I have a question regarding how I should architecture a REST API using access token and API keys.
I have an API that needs authentication. I want to enable two use cases:
The user logs into the interface using OAuth2 (password grant), and is granted a temporary access token. This token is used to authenticate the user. Therefore, the UI, that itself using the API, can fetch data and display it.
I also want the user to have an API key to do the same calls, but in its application. Obviously, contrary to the access token, I want the API key to be long lived. Also, contrary to the access token that is tied to a given user (if we introduce a team mechanism, each user will have different access token, although they access the same resources), the API key should be unique to the project.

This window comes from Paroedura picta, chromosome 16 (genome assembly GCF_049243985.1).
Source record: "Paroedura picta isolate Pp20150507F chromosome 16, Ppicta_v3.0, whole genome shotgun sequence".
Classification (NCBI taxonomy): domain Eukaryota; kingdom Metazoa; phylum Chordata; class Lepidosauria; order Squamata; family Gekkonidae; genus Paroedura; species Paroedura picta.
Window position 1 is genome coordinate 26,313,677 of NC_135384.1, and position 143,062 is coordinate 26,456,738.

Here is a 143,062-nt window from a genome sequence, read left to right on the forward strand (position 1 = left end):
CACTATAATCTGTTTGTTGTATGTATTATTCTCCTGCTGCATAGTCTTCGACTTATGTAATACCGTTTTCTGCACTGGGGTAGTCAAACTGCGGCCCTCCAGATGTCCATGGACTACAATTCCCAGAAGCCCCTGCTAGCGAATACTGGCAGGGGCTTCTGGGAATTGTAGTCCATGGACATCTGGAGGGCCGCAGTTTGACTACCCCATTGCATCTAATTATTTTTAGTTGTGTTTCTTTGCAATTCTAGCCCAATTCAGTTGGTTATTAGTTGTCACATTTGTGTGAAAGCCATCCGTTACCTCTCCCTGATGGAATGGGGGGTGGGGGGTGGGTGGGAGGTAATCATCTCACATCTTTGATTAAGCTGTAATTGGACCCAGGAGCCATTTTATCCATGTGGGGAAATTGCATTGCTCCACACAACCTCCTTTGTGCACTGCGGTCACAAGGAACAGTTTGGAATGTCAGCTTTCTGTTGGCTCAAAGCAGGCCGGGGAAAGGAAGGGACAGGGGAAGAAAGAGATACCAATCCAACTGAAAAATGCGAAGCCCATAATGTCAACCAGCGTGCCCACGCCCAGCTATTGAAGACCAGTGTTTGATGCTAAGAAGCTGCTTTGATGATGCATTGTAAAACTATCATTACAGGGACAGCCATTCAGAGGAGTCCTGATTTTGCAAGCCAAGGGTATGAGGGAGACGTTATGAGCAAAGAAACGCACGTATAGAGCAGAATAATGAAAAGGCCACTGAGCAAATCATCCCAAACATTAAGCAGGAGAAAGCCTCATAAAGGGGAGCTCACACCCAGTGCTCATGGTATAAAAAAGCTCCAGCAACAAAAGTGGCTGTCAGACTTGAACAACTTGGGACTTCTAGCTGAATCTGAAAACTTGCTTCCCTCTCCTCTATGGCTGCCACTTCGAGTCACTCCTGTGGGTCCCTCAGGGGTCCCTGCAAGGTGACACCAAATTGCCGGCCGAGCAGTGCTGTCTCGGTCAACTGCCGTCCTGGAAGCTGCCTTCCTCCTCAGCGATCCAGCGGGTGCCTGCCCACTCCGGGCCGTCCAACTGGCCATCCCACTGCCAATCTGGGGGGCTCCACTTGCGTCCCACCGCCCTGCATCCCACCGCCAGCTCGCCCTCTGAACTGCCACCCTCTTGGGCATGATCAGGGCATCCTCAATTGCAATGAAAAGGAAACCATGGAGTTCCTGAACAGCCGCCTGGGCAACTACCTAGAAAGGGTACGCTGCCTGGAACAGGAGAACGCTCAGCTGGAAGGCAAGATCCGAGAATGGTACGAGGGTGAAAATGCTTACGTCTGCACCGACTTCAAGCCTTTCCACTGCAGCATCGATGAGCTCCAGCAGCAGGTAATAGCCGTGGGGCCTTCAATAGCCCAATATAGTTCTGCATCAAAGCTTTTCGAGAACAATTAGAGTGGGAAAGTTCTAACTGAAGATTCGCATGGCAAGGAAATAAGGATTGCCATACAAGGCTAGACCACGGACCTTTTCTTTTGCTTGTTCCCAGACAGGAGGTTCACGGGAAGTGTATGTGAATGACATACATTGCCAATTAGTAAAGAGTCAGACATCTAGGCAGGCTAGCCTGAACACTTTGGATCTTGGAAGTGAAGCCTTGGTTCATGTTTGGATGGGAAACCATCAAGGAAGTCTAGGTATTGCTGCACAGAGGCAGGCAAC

While similar, I'm not sure about how should I architecture that. I think that, internally, both API keys and access tokens should be stored in the same table, but API keys having no expiration time. Am I right?
One thing I'm not sure also is the concept of client. It seems that in the spec, the client is more like an external application. However may I actually use this concept here?
For instance, each "project" is actually a different client (although the client here is the same application, not an application created by a third-party developer).
Therefore, if user A creates an account on the system, a client A will be automatically created, with an access token tied to the client A, with a long-lived access token (aka API key). This can be used to perform API calls directly on his code, for instance.
Then, if user A logs into the dashboard, a temporary access token will be created, but this time with no application, but tied to the user, with a short life.
Does this sound sane? Have anyone already implemented such a thing?